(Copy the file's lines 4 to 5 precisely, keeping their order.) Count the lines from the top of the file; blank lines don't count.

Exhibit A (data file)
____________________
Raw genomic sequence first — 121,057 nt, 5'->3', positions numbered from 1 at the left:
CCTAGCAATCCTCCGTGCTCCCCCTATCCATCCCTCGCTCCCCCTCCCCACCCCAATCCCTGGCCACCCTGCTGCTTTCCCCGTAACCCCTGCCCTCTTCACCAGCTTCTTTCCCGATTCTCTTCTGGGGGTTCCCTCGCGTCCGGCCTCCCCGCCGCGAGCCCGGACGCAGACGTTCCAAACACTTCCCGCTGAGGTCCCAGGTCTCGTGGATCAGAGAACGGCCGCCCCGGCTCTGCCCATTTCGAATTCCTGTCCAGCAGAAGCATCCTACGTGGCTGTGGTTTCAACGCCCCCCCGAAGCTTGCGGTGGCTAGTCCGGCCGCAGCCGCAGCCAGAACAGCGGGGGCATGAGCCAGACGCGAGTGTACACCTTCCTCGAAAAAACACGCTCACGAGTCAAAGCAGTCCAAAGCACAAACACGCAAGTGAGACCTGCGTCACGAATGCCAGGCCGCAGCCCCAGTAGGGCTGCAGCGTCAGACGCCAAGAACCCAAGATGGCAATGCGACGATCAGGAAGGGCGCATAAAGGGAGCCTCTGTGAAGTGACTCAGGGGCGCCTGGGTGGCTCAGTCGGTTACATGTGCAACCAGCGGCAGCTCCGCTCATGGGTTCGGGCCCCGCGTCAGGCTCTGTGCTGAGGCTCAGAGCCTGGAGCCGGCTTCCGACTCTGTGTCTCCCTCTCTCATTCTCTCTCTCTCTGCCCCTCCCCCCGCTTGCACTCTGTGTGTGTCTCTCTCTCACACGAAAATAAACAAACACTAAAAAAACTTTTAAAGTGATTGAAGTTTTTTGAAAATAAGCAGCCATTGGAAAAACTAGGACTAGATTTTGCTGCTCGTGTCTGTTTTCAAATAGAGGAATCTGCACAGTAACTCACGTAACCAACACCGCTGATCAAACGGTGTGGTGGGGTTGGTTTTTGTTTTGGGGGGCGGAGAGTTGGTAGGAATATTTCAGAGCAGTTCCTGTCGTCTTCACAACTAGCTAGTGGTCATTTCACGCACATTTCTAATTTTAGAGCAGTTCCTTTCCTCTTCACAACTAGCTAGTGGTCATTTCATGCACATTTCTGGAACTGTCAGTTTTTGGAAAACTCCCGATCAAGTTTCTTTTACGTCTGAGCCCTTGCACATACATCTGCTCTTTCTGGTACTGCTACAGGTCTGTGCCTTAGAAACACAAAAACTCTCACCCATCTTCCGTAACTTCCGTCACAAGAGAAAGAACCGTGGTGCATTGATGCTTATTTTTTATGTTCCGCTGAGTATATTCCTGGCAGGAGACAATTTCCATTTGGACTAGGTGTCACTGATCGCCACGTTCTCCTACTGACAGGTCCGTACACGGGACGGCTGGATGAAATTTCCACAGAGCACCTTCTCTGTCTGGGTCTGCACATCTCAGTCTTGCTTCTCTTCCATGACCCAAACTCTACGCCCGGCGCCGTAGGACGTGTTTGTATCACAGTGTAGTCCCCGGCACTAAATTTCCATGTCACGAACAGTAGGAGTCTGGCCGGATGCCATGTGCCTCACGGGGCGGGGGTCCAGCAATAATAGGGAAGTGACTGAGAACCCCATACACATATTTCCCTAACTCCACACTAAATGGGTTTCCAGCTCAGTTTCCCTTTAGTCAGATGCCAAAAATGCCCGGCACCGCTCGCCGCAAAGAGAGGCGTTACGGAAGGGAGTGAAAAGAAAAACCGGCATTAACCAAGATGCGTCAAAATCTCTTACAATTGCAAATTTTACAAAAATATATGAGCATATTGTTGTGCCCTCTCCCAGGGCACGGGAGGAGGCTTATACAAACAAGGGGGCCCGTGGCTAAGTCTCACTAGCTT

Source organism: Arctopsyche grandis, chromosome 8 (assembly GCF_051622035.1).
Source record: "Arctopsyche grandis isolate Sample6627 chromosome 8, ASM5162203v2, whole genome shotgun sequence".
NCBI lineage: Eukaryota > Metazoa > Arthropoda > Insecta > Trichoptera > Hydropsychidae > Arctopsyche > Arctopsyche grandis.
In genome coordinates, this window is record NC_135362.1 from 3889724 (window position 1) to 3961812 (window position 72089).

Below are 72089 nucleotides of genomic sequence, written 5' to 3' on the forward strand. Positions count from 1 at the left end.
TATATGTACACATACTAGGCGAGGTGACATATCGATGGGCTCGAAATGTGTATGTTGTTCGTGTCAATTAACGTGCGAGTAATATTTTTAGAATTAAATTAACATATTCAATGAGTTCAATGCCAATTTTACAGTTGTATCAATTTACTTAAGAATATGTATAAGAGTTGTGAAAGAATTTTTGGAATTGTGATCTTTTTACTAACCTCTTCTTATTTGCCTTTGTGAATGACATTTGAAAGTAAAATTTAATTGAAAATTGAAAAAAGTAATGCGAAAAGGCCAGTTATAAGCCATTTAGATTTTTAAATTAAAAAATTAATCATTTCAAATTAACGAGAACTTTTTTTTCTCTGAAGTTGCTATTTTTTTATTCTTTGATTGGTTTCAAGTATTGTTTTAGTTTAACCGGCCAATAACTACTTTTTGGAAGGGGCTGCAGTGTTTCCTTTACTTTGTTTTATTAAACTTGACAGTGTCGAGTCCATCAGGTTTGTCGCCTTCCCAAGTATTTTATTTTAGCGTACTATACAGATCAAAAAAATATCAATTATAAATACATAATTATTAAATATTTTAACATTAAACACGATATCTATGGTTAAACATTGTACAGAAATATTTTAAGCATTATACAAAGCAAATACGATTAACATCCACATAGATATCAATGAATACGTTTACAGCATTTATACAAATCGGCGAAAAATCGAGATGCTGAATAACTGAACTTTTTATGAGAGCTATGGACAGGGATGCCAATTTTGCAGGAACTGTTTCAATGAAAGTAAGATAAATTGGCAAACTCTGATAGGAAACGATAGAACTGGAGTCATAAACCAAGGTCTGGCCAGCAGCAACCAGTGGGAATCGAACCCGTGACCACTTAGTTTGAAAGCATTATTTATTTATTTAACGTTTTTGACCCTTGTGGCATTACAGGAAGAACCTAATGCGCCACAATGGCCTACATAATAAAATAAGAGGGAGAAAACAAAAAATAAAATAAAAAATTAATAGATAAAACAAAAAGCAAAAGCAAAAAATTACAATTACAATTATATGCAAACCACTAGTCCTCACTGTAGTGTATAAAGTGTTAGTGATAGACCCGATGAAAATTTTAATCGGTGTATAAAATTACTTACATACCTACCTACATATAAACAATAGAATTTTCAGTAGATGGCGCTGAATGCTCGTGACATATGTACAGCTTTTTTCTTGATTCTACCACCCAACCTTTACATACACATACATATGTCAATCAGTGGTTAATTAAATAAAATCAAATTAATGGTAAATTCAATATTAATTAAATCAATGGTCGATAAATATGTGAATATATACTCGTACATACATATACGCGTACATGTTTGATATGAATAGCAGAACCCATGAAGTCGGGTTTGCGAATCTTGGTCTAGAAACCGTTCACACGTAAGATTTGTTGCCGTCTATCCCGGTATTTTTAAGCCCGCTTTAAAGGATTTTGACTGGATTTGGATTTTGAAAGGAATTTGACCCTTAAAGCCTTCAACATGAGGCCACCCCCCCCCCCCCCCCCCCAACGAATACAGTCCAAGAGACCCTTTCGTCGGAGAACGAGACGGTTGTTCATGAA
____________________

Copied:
Source record: "Arctopsyche grandis isolate Sample6627 chromosome 8, ASM5162203v2, whole genome shotgun sequence".
NCBI lineage: Eukaryota > Metazoa > Arthropoda > Insecta > Trichoptera > Hydropsychidae > Arctopsyche > Arctopsyche grandis.